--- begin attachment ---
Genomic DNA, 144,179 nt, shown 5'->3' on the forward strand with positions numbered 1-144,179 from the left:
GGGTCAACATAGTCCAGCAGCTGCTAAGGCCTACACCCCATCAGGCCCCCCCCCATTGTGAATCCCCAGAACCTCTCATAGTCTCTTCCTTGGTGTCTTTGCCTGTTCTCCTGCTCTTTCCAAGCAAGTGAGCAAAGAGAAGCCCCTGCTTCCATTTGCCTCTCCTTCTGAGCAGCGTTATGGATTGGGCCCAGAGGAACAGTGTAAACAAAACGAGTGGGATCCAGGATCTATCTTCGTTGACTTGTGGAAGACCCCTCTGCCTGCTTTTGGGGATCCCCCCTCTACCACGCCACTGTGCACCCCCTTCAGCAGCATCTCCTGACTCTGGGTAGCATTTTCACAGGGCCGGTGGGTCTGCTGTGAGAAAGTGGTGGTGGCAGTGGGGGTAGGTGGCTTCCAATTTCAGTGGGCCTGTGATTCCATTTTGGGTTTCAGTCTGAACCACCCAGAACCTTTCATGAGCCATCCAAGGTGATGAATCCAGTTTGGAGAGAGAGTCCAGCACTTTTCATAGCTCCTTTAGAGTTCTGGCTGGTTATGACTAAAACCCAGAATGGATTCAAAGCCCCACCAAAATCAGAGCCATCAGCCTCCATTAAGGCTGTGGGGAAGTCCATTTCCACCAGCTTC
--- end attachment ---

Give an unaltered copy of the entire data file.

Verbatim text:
Genomic DNA, 144,179 nt, shown 5'->3' on the forward strand with positions numbered 1-144,179 from the left:
GGGTCAACATAGTCCAGCAGCTGCTAAGGCCTACACCCCATCAGGCCCCCCCCCATTGTGAATCCCCAGAACCTCTCATAGTCTCTTCCTTGGTGTCTTTGCCTGTTCTCCTGCTCTTTCCAAGCAAGTGAGCAAAGAGAAGCCCCTGCTTCCATTTGCCTCTCCTTCTGAGCAGCGTTATGGATTGGGCCCAGAGGAACAGTGTAAACAAAACGAGTGGGATCCAGGATCTATCTTCGTTGACTTGTGGAAGACCCCTCTGCCTGCTTTTGGGGATCCCCCCTCTACCACGCCACTGTGCACCCCCTTCAGCAGCATCTCCTGACTCTGGGTAGCATTTTCACAGGGCCGGTGGGTCTGCTGTGAGAAAGTGGTGGTGGCAGTGGGGGTAGGTGGCTTCCAATTTCAGTGGGCCTGTGATTCCATTTTGGGTTTCAGTCTGAACCACCCAGAACCTTTCATGAGCCATCCAAGGTGATGAATCCAGTTTGGAGAGAGAGTCCAGCACTTTTCATAGCTCCTTTAGAGTTCTGGCTGGTTATGACTAAAACCCAGAATGGATTCAAAGCCCCACCAAAATCAGAGCCATCAGCCTCCATTAAGGCTGTGGGGAAGTCCATTTCCACCAGCTTC